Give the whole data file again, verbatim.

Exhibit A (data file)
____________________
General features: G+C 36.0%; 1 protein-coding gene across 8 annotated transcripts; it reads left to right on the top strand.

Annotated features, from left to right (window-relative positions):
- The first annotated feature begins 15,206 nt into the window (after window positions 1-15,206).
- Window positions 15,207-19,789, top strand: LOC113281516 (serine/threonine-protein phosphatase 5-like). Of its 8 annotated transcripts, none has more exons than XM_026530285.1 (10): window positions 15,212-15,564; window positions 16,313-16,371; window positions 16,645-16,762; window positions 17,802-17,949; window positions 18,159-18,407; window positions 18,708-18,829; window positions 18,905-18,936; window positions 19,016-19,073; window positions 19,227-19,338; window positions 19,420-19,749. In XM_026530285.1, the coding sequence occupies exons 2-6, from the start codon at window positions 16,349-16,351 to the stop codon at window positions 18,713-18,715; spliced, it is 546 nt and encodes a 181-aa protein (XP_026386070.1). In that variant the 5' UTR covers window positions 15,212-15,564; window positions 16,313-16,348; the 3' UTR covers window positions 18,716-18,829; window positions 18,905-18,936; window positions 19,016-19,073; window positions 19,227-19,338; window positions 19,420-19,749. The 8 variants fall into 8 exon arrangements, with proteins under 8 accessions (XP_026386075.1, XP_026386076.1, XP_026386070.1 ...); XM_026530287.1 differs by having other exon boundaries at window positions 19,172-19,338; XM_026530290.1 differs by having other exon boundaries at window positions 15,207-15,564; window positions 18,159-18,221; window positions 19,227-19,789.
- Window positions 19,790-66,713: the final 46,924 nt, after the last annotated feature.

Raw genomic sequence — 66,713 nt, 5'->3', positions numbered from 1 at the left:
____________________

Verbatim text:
General features: G+C 36.0%; 1 protein-coding gene across 8 annotated transcripts; it reads left to right on the top strand.

Annotated features, from left to right (window-relative positions):
- The first annotated feature begins 15,206 nt into the window (after window positions 1-15,206).
- Window positions 15,207-19,789, top strand: LOC113281516 (serine/threonine-protein phosphatase 5-like). Of its 8 annotated transcripts, none has more exons than XM_026530285.1 (10): window positions 15,212-15,564; window positions 16,313-16,371; window positions 16,645-16,762; window positions 17,802-17,949; window positions 18,159-18,407; window positions 18,708-18,829; window positions 18,905-18,936; window positions 19,016-19,073; window positions 19,227-19,338; window positions 19,420-19,749. In XM_026530285.1, the coding sequence occupies exons 2-6, from the start codon at window positions 16,349-16,351 to the stop codon at window positions 18,713-18,715; spliced, it is 546 nt and encodes a 181-aa protein (XP_026386070.1). In that variant the 5' UTR covers window positions 15,212-15,564; window positions 16,313-16,348; the 3' UTR covers window positions 18,716-18,829; window positions 18,905-18,936; window positions 19,016-19,073; window positions 19,227-19,338; window positions 19,420-19,749. The 8 variants fall into 8 exon arrangements, with proteins under 8 accessions (XP_026386075.1, XP_026386076.1, XP_026386070.1 ...); XM_026530287.1 differs by having other exon boundaries at window positions 19,172-19,338; XM_026530290.1 differs by having other exon boundaries at window positions 15,207-15,564; window positions 18,159-18,221; window positions 19,227-19,789.
- Window positions 19,790-66,713: the final 46,924 nt, after the last annotated feature.

Raw genomic sequence — 66,713 nt, 5'->3', positions numbered from 1 at the left: